The British Essayists: The Idler

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J. Johnson, J. Nichols and Son, R. Baldwin, F. and C. Rivington, W. Otridge and Son, W. J. and J. Richardson, A. Strahan, J. Sewell, R. Faulder, G. and W. Nicol, T. Payne, G. and J. Robinson, W. Lowndes, G. Wilkie, J. Mathews, P. McQueen, Ogilvy and Son, J. Scatcherd, J. Walker, Vernor and Hood, R. Lea, Darton and Harvey, J. Nunn, Lackington and Company, D. Walker, Clarke and Son, G. Kearsley, C. Law, J. White, Longman and Rees, Cadell, Jun. and Davies, J. Barker, T. Kay, Wynne and Company, Pote and Company, Carpenter and Company, W. Miller, Murray and Highley, S. Bagster, T. Hurst, T. Boosey, R. Pheney, W. Baynes, J. Harding, R. H. Evans, J. Mawman; and W. Creech, Edinburgh, 1802 - English essays
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Page 148 - Reynolds transfer to heroes and to goddesses, to empty splendour and to airy fiction, that art which is now employed in diffusing friendship, in reviving tenderness, in quickening the affections of the absent, and continuing the presence of the dead. Yet in a nation great and opulent there is room, and ought to
Page 55 - and is very seldom attained. The experiments that have been tried, are tried again; he that burned an animal with irons yesterday, will be willing to amuse himself with burning another to-morrow. I know not, that by living dissections any discovery has been made by which a single malady is more easily cured. And if the
Page xv - and struck it out." The same spirit of discontent with public men and measures induced him in No. 11, to describe the attendant on a Court, as one " whose business it is to watch the looks of a being, weak and foolish as himself.
Page 20 - N. 7. SATURDAY, MAY 27, 1758. ONE of the principal amusements of the Idler is to read the works of those minute historians the writers of news, who, though contemptuously overlooked by the composers of bulky volumes, are yet necessary in a nation where much wealth produces much leisure, and one part of the people
Page 136 - These are the great occasions which force the mind to take refuge in religion: when we have no help in ourselves, what can remain but that we look up to a higher and a greater Power ? and to what hope may we not raise our eyes and hearts, when we consider that the greatest POWER is the BEST
Page xvi - in this paper, for which he is unable to account, as he had heard Dr. JOHNSON commend the custom, and never could be at a loss for one, his memory being stored with innumerable passages of the classics. The author told Mrs. PIOZZI, however, that " this practice was forborne, the better to conceal himself and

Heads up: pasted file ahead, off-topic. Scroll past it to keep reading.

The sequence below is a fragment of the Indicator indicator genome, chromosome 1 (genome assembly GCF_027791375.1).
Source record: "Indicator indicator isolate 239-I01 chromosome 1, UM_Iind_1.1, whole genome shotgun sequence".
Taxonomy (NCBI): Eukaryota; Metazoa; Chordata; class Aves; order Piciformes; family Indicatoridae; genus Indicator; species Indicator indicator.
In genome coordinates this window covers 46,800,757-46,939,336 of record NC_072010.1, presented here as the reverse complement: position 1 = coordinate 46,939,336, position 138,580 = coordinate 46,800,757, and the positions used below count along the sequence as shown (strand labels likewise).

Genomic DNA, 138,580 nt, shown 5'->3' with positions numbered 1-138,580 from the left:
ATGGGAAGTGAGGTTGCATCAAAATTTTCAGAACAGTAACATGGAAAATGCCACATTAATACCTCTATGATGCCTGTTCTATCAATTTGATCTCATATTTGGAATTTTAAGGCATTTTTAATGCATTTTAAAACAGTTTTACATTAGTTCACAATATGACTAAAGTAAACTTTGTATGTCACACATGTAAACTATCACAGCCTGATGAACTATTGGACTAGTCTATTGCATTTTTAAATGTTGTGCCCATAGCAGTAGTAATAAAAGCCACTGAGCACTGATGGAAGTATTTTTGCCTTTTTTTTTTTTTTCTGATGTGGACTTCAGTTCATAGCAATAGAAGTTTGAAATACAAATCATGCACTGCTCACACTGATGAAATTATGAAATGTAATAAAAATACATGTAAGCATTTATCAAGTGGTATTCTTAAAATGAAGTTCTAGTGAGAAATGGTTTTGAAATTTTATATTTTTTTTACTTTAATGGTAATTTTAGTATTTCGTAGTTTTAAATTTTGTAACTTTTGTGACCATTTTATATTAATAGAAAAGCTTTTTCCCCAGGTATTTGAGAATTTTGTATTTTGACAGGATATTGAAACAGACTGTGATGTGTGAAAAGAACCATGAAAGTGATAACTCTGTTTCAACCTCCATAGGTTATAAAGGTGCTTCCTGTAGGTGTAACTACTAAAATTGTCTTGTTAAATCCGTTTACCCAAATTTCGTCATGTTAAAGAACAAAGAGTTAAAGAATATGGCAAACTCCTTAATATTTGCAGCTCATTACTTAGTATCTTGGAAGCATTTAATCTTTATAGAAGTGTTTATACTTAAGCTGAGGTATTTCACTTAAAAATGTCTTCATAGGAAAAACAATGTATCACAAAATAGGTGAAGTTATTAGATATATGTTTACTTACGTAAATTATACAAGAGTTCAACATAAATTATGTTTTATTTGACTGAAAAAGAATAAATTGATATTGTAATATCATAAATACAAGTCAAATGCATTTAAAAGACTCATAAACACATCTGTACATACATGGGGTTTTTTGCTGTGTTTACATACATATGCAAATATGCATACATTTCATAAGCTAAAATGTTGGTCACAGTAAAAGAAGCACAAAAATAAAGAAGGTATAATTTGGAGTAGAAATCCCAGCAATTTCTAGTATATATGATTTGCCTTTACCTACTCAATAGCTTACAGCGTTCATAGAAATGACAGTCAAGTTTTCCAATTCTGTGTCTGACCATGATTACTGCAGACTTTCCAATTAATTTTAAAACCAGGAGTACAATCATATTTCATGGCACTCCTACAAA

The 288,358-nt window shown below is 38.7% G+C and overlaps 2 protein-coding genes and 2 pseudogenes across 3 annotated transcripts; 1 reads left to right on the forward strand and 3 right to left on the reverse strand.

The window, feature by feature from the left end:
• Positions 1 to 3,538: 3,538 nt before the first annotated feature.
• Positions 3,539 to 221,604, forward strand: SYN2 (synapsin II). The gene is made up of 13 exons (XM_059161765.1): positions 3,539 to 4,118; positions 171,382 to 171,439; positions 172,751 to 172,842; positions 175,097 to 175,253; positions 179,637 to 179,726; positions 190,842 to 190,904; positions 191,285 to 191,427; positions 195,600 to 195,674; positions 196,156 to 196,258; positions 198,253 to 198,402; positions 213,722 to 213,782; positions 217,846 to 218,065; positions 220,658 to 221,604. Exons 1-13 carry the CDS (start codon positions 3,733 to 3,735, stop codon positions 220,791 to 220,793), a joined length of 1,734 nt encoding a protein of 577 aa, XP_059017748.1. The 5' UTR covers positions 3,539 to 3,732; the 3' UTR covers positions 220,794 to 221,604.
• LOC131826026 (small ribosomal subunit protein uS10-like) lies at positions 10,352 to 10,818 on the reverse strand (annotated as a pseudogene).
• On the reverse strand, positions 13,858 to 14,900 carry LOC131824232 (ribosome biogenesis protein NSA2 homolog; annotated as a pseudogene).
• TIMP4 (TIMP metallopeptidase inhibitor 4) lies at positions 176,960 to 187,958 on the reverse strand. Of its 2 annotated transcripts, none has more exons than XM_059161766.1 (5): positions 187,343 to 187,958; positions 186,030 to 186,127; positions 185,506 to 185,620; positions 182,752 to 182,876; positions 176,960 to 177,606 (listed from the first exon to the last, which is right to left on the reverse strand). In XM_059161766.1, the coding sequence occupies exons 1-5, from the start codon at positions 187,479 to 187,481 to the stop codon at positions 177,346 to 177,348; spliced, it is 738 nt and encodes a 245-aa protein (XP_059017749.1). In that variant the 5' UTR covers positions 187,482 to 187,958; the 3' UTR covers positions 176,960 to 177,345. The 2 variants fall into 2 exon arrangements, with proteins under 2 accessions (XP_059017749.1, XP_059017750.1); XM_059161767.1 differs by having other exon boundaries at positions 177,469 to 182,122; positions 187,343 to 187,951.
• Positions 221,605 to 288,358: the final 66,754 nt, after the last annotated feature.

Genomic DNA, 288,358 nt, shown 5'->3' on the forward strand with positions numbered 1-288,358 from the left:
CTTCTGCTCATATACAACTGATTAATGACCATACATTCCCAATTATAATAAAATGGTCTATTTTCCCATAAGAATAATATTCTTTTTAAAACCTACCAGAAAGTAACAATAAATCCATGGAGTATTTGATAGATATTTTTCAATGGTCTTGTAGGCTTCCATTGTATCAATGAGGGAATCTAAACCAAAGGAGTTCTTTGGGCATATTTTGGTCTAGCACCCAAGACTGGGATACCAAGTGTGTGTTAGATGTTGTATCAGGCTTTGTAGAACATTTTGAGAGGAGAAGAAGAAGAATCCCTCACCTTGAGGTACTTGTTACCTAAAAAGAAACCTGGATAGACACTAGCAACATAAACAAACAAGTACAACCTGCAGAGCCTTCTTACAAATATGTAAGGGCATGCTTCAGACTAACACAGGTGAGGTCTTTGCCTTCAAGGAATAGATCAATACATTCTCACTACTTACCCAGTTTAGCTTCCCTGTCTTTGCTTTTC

Page 36 - to tell children of bugbears and goblins. Fear will find every house haunted; and idleness will wait for ever for the moment of illumination. This distinction of seasons is produced only by imagination operating on luxury. To temperance every day is bright, and
Page xxv - Speaking of his own discourses, our great artist says, " Whatever merit they have, must be imputed, in a great measure, to the education which I may be said to have had under Dr. JOHNSON. I do not mean to say, though it
Page 131 - There are some, however, that know the prejudice of mankind in favour of modest sincerity. The vender of the beautifying fluid sells a lotion that repels pimples, washes away freckles, smooths the skin, and plumps the flesh ;,and yet, with a generous abhorrence of ostentation, confesses, that it will not restore the bloom
Page 108 - once pursued the same course of science, and from whence they soared to the most elevated heights of literary fame. This is that incitement which Tally, according to his own testimony, experienced at Athens, when he contemplated the porticos where Socrates sat, and the laurel-groves where Plato disputed. But there are other circumstances, and of the highest importance,

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